Smartphones have changed our lives in a way that has us glued to the screens for the primary part of our waking hours. Be it messages, chats, calls, social media or news, people these days are often found staring at their phone screens all the time. The same habit rolls over to the night as well and smartphone users spend hours on their phones at night as well.
To slightly help in the matter of the white/blue light affecting our vision and keeping us up at night longer than we need to, smartphone companies like Apple and Google came up with a Night Mode. This Night Mode lowers the screen brightness and gives the screen a yellow tint and this is supposed to be easier on the eyes making it easier for you to go to sleep.
While, the Night Mode, in theory seems to make sense. And for anyone who has used it on their iPhones and Pixels will know that it is lesser strain on the eyes, a study by the University of Manchester states otherwise.
According to the study, warmer yellow light filter that is used in the Night Mode is not better for sleep than the standard white light mode. Warmer colours are associated closely with daytime by the human body and the moment a smartphone user turns on the Night Mode of his/her smartphone and the yellow tint appears, it sends mixed signals to the human body as the colours on the screen are closer to those we see during day time.
What this does is that it keeps us awake longer since the body now thinks that it is day.
White and cooler colours are associated with the Night and are probably more beneficial for the afterhours. The study further elaborated that using dim, cooler lights in the evening and bright warmer lights during the day may be beneficial to health.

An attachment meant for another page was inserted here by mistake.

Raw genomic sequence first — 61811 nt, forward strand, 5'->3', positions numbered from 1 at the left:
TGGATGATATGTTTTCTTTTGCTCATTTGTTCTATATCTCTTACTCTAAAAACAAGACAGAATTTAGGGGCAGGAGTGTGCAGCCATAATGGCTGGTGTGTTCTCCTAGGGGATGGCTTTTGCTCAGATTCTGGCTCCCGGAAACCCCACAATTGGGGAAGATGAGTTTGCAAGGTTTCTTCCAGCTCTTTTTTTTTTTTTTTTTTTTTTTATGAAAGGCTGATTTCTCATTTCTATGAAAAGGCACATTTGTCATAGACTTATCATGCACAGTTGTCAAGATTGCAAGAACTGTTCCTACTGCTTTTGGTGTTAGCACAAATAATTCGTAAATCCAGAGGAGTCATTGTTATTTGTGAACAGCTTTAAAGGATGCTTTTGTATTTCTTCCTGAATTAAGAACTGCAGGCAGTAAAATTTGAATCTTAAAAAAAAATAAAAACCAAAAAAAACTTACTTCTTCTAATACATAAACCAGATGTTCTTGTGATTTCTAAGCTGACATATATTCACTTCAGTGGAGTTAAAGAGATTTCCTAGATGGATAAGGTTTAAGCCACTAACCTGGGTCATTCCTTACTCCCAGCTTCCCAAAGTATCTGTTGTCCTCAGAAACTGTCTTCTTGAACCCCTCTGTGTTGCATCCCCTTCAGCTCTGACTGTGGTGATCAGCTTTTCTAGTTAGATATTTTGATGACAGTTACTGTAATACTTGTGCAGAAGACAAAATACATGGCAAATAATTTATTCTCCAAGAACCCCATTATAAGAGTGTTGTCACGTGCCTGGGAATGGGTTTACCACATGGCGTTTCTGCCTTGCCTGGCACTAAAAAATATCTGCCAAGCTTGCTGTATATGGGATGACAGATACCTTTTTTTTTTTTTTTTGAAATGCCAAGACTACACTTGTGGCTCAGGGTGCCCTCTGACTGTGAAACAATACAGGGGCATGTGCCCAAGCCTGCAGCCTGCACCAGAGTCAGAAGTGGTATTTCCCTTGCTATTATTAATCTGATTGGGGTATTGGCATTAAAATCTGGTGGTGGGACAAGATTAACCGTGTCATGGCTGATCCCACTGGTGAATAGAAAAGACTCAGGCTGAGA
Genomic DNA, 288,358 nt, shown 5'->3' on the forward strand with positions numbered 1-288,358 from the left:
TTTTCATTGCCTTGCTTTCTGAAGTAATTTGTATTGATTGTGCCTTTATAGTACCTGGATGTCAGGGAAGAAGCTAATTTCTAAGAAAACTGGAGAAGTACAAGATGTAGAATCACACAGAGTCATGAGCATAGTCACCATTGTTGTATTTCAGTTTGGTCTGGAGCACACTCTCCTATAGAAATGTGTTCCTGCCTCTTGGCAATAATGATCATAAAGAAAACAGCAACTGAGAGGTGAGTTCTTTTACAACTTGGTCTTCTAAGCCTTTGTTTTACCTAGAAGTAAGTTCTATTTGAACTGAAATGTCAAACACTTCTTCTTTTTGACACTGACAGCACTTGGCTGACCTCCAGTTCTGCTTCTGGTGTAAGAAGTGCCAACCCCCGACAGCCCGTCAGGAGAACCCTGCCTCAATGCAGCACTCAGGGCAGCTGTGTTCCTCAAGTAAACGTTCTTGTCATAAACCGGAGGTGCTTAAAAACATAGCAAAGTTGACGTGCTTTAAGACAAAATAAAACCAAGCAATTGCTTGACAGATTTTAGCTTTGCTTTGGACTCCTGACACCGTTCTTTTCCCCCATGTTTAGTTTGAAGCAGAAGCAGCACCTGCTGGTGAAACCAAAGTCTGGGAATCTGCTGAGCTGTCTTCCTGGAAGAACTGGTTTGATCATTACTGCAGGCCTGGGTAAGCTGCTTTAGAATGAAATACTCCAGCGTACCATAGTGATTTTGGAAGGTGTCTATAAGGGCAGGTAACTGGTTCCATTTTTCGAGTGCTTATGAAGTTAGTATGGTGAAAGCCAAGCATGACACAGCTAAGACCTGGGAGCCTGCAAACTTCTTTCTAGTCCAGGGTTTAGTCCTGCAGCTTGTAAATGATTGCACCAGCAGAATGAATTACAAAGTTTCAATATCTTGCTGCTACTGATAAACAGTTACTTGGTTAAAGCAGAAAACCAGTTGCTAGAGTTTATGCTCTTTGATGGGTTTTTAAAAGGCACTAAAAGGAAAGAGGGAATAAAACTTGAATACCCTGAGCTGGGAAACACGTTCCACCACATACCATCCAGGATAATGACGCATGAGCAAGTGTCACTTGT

The study was performed on mice that showed the sleep pattern was affected more when bright yellow colours were used, like the ones we see used during Night Mode. When blue colours are emitted, sleep pattern gets less affected, the study concluded.
According to the research, the body clock uses a "specialised light sensitive protein" called melanopsin that is there in the eyes. The protein helps measure brightness and detects shorter wavelength photons.
The research was led by Tim Brown, who said, "We show the common view that blue light has the strongest effect on the clock is misguided. In fact, the blue colours that are associated with twilight have a weaker effect than the white or yellow light of equivalent brightness."
Brown further said that there is a lot of interest in altering the impact of light on the clock by adjusting the brightness signals detected by melanopsin but current approaches usually change the ratio of short and long-wavelength light. It provides a small difference in brightness at the expense of perceptible changes in colour.